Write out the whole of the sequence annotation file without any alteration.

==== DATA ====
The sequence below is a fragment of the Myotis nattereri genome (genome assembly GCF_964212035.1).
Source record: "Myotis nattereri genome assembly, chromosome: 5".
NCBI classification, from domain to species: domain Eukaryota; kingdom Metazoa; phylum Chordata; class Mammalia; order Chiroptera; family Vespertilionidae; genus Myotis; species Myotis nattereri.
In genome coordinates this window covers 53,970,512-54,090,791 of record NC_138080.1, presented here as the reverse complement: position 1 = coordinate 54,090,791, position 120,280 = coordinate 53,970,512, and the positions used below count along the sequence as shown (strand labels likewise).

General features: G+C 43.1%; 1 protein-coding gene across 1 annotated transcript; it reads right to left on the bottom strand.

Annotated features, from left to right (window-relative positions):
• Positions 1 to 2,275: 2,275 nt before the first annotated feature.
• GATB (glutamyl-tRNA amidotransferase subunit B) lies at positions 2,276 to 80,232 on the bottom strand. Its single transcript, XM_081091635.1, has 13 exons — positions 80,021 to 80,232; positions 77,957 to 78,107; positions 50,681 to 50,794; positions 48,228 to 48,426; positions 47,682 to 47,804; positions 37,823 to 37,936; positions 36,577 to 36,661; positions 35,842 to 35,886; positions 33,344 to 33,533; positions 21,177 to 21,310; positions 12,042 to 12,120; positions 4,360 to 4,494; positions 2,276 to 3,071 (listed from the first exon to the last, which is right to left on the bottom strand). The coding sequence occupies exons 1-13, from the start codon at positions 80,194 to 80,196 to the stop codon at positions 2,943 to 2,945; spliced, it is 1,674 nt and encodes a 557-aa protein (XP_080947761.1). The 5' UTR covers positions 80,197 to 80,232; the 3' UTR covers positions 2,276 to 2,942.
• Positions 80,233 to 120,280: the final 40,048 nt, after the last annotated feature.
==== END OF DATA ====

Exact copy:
The sequence below is a fragment of the Myotis nattereri genome (genome assembly GCF_964212035.1).
Source record: "Myotis nattereri genome assembly, chromosome: 5".
NCBI classification, from domain to species: domain Eukaryota; kingdom Metazoa; phylum Chordata; class Mammalia; order Chiroptera; family Vespertilionidae; genus Myotis; species Myotis nattereri.
In genome coordinates this window covers 53,970,512-54,090,791 of record NC_138080.1, presented here as the reverse complement: position 1 = coordinate 54,090,791, position 120,280 = coordinate 53,970,512, and the positions used below count along the sequence as shown (strand labels likewise).

General features: G+C 43.1%; 1 protein-coding gene across 1 annotated transcript; it reads right to left on the bottom strand.

Annotated features, from left to right (window-relative positions):
• Positions 1 to 2,275: 2,275 nt before the first annotated feature.
• GATB (glutamyl-tRNA amidotransferase subunit B) lies at positions 2,276 to 80,232 on the bottom strand. Its single transcript, XM_081091635.1, has 13 exons — positions 80,021 to 80,232; positions 77,957 to 78,107; positions 50,681 to 50,794; positions 48,228 to 48,426; positions 47,682 to 47,804; positions 37,823 to 37,936; positions 36,577 to 36,661; positions 35,842 to 35,886; positions 33,344 to 33,533; positions 21,177 to 21,310; positions 12,042 to 12,120; positions 4,360 to 4,494; positions 2,276 to 3,071 (listed from the first exon to the last, which is right to left on the bottom strand). The coding sequence occupies exons 1-13, from the start codon at positions 80,194 to 80,196 to the stop codon at positions 2,943 to 2,945; spliced, it is 1,674 nt and encodes a 557-aa protein (XP_080947761.1). The 5' UTR covers positions 80,197 to 80,232; the 3' UTR covers positions 2,276 to 2,942.
• Positions 80,233 to 120,280: the final 40,048 nt, after the last annotated feature.